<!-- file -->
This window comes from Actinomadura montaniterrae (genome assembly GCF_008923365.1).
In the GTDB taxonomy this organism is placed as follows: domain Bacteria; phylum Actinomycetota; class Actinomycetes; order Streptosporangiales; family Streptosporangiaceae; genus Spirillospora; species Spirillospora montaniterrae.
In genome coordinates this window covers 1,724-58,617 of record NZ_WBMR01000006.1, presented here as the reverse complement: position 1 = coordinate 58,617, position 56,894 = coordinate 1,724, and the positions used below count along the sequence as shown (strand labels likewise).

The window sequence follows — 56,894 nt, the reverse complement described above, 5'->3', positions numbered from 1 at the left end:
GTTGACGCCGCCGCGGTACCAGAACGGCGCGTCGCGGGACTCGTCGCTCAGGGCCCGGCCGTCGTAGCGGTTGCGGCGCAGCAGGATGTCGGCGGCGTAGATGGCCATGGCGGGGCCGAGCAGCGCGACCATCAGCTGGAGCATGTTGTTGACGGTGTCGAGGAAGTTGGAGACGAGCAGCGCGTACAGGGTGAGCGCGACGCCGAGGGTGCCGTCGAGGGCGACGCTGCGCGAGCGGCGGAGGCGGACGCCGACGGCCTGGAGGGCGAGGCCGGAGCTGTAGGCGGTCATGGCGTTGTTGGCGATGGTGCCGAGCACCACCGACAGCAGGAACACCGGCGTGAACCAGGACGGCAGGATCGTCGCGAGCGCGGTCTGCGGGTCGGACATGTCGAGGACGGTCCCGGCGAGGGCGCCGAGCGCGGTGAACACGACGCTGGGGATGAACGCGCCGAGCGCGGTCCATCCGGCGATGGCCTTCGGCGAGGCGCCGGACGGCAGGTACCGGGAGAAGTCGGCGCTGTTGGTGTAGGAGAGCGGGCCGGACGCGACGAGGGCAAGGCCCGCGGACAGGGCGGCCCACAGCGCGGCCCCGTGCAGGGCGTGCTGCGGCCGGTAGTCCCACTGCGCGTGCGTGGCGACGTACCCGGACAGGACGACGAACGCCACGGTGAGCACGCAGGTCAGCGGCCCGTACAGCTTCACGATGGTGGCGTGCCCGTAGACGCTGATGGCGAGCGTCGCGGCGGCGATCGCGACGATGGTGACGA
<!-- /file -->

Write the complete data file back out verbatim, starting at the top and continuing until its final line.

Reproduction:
This window comes from Actinomadura montaniterrae (genome assembly GCF_008923365.1).
In the GTDB taxonomy this organism is placed as follows: domain Bacteria; phylum Actinomycetota; class Actinomycetes; order Streptosporangiales; family Streptosporangiaceae; genus Spirillospora; species Spirillospora montaniterrae.
In genome coordinates this window covers 1,724-58,617 of record NZ_WBMR01000006.1, presented here as the reverse complement: position 1 = coordinate 58,617, position 56,894 = coordinate 1,724, and the positions used below count along the sequence as shown (strand labels likewise).

The window sequence follows — 56,894 nt, the reverse complement described above, 5'->3', positions numbered from 1 at the left end:
GTTGACGCCGCCGCGGTACCAGAACGGCGCGTCGCGGGACTCGTCGCTCAGGGCCCGGCCGTCGTAGCGGTTGCGGCGCAGCAGGATGTCGGCGGCGTAGATGGCCATGGCGGGGCCGAGCAGCGCGACCATCAGCTGGAGCATGTTGTTGACGGTGTCGAGGAAGTTGGAGACGAGCAGCGCGTACAGGGTGAGCGCGACGCCGAGGGTGCCGTCGAGGGCGACGCTGCGCGAGCGGCGGAGGCGGACGCCGACGGCCTGGAGGGCGAGGCCGGAGCTGTAGGCGGTCATGGCGTTGTTGGCGATGGTGCCGAGCACCACCGACAGCAGGAACACCGGCGTGAACCAGGACGGCAGGATCGTCGCGAGCGCGGTCTGCGGGTCGGACATGTCGAGGACGGTCCCGGCGAGGGCGCCGAGCGCGGTGAACACGACGCTGGGGATGAACGCGCCGAGCGCGGTCCATCCGGCGATGGCCTTCGGCGAGGCGCCGGACGGCAGGTACCGGGAGAAGTCGGCGCTGTTGGTGTAGGAGAGCGGGCCGGACGCGACGAGGGCAAGGCCCGCGGACAGGGCGGCCCACAGCGCGGCCCCGTGCAGGGCGTGCTGCGGCCGGTAGTCCCACTGCGCGTGCGTGGCGACGTACCCGGACAGGACGACGAACGCCACGGTGAGCACGCAGGTCAGCGGCCCGTACAGCTTCACGATGGTGGCGTGCCCGTAGACGCTGATGGCGAGCGTCGCGGCGGCGATCGCGACGATGGTGACGA